A WESTBURY man has raised around £1,000 with a gruelling 19-day trek from Kathmandu to the Everest base camp, all to raise money for Wiltshire Air Ambulance and Help for Heroes.
Justin Whatley, an emergency care assistant with the Great Western Ambulance Service, had to take on challenging terrain and deal with high altitudes over the trek. But there were also dramatic landscapes with views of Mount Everest.
Each day of the trek involved around eight hours of walking, and on reaching base camp, Justin was at an altitude of some 18,000 feet.
Justin said, “It was absolutely brilliant, one of the most amazing things I’ve done. It was very interesting, we visited temples and things like that, and learnt all about the culture as well. “We had porters who were absolutely amazing in what they can carry.
“It was the altitude which was the hardest part, you just can’t do anything fast, you’ve got to do everything slowly because you’re not getting enough oxygen. I was alright until I got to base camp, then I was quite ill there. It’s like you’re drunk – stumbling over and not sure where the ground level is as well. But a good 12-hour sleep at lower altitude and I was fine the next day.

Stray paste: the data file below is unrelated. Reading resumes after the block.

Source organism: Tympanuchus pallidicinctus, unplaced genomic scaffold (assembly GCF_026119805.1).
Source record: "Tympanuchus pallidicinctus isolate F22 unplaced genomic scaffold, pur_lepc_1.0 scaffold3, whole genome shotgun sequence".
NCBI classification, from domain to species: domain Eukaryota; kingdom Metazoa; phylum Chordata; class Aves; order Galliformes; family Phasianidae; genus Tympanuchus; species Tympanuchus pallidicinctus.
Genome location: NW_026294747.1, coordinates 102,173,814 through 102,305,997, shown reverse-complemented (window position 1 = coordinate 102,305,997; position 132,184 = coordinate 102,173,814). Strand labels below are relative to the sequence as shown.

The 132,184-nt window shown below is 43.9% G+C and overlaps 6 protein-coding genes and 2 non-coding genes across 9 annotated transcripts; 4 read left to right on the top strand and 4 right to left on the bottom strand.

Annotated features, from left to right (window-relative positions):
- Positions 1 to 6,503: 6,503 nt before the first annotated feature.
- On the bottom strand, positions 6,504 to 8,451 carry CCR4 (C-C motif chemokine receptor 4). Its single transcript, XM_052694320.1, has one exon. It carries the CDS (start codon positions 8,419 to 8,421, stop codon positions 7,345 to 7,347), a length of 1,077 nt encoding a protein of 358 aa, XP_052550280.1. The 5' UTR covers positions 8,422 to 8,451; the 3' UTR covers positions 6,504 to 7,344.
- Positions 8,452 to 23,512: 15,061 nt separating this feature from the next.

“Base camp is a strange place! All the big treks to the summit camp there, and you have tents from around the world. There must have been around 15 teams there getting ready to climb up. But you can’t actually see Mount Everest from base camp, there’s another mountain in front.” Justin took on the challenge in aid of Wiltshire Air Ambulance and Help for Heroes, raising around £1,000. He said, “The trip was sponsored by Prosec Consultancy Ltd of Westbury, who are a large security and first aid company, and without their support, the trip would not have happened. Members of the public can still sponsor me up until the end of July via our website www.everest2012trek.co.uk “Prosec Consultancy sponsored the whole trek, so together we said we wanted to do it for these charities. Lots of those who work for this security firm are ex-forces, while I work for the ambulance service, so wanted to help the air ambulance too.”